I love this gentle lead into the deeper backbends and tend to include it along with pretty much all the Bow sequence when practicing backbends. Much of Bow is similar to the backbend section of Ashtanga Intermediate series but with more vinyasas, more time spent preparing for the deeper backbends.
I often add and/or mix the Bow Subroutine with/to the Meditative subroutines, which includes the Kapotasanas.
Most if not all of these postures and/or subroutines can be used as counterposes for Shoulderstand and/or any deep forward bend although you would tend to start with the lighter vinyasas
These postures tend to be repeated three to six times entering on the inhalation exiting on the exhalation except for manduka asana where you stay in the posture from 3 to six breaths
As with all backbends your aiming to stretch the whole length of your spine
Stretch and lift out of your pelvis just as if you were standing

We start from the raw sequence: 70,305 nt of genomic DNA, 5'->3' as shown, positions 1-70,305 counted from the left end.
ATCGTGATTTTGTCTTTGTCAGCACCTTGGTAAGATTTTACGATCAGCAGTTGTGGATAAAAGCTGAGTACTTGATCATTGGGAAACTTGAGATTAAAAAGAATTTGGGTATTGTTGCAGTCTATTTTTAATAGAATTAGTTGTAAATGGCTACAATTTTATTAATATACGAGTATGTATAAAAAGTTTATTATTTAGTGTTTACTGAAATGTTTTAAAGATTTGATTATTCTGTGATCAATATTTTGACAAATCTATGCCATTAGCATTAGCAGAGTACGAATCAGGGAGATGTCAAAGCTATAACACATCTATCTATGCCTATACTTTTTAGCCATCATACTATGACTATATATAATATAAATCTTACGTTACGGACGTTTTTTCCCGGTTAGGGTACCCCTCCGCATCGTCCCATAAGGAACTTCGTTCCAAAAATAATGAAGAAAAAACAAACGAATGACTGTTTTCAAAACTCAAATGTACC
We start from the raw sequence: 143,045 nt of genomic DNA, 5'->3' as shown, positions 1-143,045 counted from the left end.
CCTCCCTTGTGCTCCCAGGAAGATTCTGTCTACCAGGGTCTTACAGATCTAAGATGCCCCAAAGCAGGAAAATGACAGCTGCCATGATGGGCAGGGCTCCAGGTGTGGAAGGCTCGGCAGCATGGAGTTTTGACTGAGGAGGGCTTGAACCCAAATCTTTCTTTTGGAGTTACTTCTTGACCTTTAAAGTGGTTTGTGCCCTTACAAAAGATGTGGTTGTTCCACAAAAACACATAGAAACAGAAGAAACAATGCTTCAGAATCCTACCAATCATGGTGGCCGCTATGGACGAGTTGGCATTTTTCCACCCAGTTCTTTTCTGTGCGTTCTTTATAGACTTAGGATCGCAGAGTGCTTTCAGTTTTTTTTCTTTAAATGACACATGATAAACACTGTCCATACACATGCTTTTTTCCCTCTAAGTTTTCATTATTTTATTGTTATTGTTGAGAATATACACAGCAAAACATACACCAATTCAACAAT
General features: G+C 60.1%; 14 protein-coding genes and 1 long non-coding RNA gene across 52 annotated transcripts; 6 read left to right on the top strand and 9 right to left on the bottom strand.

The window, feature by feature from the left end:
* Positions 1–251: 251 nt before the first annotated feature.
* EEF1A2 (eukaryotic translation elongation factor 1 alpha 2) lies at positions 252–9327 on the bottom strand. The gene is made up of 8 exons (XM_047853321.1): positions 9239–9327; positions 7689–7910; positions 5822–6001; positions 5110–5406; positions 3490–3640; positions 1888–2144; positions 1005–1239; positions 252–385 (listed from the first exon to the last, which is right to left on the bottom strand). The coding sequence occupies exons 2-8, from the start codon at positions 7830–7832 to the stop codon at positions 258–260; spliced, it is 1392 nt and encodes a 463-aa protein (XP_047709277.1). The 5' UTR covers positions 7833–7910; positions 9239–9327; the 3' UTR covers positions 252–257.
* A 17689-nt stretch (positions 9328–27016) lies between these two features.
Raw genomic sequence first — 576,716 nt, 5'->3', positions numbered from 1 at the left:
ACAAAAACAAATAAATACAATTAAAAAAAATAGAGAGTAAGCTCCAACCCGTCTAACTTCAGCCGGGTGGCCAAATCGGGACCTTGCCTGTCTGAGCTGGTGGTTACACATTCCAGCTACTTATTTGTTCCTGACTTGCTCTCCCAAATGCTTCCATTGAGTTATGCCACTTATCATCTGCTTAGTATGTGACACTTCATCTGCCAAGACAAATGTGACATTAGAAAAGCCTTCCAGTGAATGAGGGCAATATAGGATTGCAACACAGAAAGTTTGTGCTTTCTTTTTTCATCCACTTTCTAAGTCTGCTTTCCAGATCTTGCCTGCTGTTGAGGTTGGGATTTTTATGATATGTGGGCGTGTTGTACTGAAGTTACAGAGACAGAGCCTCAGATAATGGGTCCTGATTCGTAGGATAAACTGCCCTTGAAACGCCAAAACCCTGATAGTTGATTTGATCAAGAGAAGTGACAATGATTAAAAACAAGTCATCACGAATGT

Stretch and push out the chest on the inhalation, stretch the legs on the exhalation bringing them towards your buttocks.
Manduka ( pic 4 ) can put a lot of stress on the knees make sure the muscles from the pelvis to the ankles are activated, the muscles that cross the knee will give support.
In the beginning use the feet just as support for the hands to push down upon and lift the chest and head, later, in time , when you become more confident of your knees and have built strength in your legs look to push your feet closer to the mat.
As you push down on your feet stretch out through your thighs which will lift the knee and tilt the feet closer to the mat.
NB: These are practice notes that will be tidied up and put into the new edition of my Vinyasa Yoga Practice Book along with the current sequences and subroutines. The book can be freely downloaded HERE. There is a page on Facebook HERE with all the latest sheets and updates. This book is in no way a substitute for Ramaswami's Complete Book of Vinyasa Yoga.